Holiday Inn Express has partnered with the Plain English Campaign to wage war on comms jargon.
The hotel chain’s ‘Guide to Simple. Smart. Spot On. Speak’ has been created after the company commissioned some research into how people feel about unnecessary and complex language.
Results showed 88 per cent of Brits find jargon irritating and 57 per cent hear it at work, with 64 per cent of those spending up to two hours a day listening to colleagues talking in overly complicated sentences.
Since 1979, the Plain English Campaign has been on a mission to rid both external and internal communications of jargon and ‘gobbledygook’, making sure information is presented as clearly as possible.
It works with organisations to take the cliché out of everyday language, encouraging them to keep things simple and say what they mean.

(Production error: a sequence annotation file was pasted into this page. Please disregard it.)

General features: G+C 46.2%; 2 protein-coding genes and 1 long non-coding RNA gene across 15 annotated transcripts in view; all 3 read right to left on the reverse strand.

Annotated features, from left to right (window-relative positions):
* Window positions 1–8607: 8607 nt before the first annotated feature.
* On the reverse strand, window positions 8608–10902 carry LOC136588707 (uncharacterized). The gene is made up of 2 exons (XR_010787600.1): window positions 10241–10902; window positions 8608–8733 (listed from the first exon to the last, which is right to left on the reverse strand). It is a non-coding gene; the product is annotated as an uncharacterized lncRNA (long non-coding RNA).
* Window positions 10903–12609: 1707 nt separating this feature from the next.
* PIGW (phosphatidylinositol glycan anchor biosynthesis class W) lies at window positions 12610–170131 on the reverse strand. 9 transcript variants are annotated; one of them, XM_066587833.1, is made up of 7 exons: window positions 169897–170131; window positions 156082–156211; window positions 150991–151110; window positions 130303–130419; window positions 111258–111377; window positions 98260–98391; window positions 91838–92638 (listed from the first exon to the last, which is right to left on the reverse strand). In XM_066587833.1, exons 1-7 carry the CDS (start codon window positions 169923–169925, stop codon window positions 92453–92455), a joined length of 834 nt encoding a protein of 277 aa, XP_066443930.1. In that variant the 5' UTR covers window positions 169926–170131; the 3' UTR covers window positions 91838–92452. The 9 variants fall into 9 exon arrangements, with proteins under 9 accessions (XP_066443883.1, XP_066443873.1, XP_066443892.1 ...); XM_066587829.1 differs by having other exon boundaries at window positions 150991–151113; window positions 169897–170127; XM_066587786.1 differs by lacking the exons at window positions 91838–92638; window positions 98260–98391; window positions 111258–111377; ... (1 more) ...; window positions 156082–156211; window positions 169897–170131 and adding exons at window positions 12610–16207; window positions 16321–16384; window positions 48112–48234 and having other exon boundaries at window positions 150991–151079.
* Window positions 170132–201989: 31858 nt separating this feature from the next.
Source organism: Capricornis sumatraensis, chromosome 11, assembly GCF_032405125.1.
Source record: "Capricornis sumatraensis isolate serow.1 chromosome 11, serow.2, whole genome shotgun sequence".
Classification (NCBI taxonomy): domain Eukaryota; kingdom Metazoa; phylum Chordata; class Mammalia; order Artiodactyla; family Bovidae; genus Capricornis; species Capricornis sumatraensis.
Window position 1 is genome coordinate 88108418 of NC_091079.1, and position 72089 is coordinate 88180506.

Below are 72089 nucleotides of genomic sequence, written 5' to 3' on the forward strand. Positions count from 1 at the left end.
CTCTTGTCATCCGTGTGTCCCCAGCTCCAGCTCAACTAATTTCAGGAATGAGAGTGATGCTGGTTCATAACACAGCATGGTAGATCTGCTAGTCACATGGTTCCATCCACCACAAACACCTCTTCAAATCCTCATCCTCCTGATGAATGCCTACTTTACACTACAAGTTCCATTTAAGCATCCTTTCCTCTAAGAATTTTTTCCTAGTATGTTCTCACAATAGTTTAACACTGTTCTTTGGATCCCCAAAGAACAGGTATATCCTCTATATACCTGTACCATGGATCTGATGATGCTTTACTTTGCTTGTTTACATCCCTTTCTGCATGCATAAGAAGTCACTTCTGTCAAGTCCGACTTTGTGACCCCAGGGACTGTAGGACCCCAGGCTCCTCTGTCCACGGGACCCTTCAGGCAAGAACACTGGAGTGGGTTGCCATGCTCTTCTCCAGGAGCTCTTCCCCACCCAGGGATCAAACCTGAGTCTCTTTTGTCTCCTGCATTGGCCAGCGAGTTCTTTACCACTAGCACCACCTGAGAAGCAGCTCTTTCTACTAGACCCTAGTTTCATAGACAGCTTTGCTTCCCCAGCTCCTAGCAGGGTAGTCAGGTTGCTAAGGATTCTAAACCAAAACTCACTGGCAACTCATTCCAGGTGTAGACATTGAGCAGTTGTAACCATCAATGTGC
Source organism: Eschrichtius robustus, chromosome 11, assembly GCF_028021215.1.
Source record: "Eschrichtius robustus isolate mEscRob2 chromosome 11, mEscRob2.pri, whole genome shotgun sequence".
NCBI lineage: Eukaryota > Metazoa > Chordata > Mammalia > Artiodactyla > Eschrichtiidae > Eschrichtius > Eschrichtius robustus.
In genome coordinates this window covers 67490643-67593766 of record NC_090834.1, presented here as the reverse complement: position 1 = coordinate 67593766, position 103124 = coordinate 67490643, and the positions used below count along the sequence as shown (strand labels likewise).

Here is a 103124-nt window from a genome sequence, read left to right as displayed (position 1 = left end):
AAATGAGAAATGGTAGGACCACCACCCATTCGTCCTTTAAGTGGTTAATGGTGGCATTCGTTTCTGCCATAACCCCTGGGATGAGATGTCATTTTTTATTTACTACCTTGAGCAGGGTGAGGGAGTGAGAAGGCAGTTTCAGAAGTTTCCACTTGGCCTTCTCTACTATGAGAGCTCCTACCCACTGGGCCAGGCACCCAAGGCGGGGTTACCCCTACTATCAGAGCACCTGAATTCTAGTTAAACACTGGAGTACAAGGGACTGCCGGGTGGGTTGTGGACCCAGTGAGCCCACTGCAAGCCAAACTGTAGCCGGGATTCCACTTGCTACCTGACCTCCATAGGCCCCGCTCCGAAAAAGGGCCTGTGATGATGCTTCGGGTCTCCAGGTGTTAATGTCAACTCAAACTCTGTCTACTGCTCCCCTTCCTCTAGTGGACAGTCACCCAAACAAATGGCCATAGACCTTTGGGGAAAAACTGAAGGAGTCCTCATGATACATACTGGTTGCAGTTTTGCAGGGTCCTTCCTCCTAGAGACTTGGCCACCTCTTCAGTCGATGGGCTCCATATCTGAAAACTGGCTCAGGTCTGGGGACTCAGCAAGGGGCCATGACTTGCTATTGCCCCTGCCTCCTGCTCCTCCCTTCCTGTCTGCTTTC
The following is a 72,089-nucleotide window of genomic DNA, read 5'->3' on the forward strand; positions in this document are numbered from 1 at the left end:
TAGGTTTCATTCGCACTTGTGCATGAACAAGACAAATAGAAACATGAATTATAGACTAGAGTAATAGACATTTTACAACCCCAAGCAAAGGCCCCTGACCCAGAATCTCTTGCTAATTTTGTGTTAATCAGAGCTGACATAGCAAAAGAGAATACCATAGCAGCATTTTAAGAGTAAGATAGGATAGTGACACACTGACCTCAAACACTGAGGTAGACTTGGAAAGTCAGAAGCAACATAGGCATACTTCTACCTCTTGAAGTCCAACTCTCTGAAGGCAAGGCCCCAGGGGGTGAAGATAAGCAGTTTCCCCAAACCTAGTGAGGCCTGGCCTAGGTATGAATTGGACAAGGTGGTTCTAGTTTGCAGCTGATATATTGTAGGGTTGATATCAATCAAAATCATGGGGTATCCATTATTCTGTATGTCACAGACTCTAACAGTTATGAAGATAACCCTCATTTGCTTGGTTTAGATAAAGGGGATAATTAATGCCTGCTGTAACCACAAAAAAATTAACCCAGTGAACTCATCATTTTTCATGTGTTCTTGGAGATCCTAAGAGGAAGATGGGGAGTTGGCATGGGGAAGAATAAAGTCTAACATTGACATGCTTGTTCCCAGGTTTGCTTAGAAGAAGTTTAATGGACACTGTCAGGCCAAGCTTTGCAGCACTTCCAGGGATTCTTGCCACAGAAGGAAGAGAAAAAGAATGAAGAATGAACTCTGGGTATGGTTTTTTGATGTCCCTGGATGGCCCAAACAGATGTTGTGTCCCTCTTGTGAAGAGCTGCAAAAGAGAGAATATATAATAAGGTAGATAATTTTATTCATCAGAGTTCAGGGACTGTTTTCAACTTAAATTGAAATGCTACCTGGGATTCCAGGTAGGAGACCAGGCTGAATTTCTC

Steve Jenner, Broadcaster and Spokesperson for the Plain English Campaign, said: “Removing jargon from an organisation’s internal communications is more important than many realise.
“Businesses cannot communicate effectively with customers if they aren’t adopting the same simple language practices with their colleagues.
“If staff are going to meetings where superiors are coming out with streams of jargon, they begin thinking that the only way to be highly regarded is to adopt the same overly complicated language.
“It becomes self-perpetuating which then has a knock on effect because if people are so used to using this kind of language internally, they will talk to customers in this way.”
He added: “Jargon creates a barrier between understanding. It annoys people, gets in the way – making things more expensive for businesses and should be avoided.”
Jargon-ridden phrases that you may have heard your colleagues using:
Blue-sky thinking = creative thinking
Tear down silos = removing boundaries/ open up
Shift a paradigm = make changes
Watercooler moment = colleague conversation
Low hanging fruit = problems that can be fixed quickly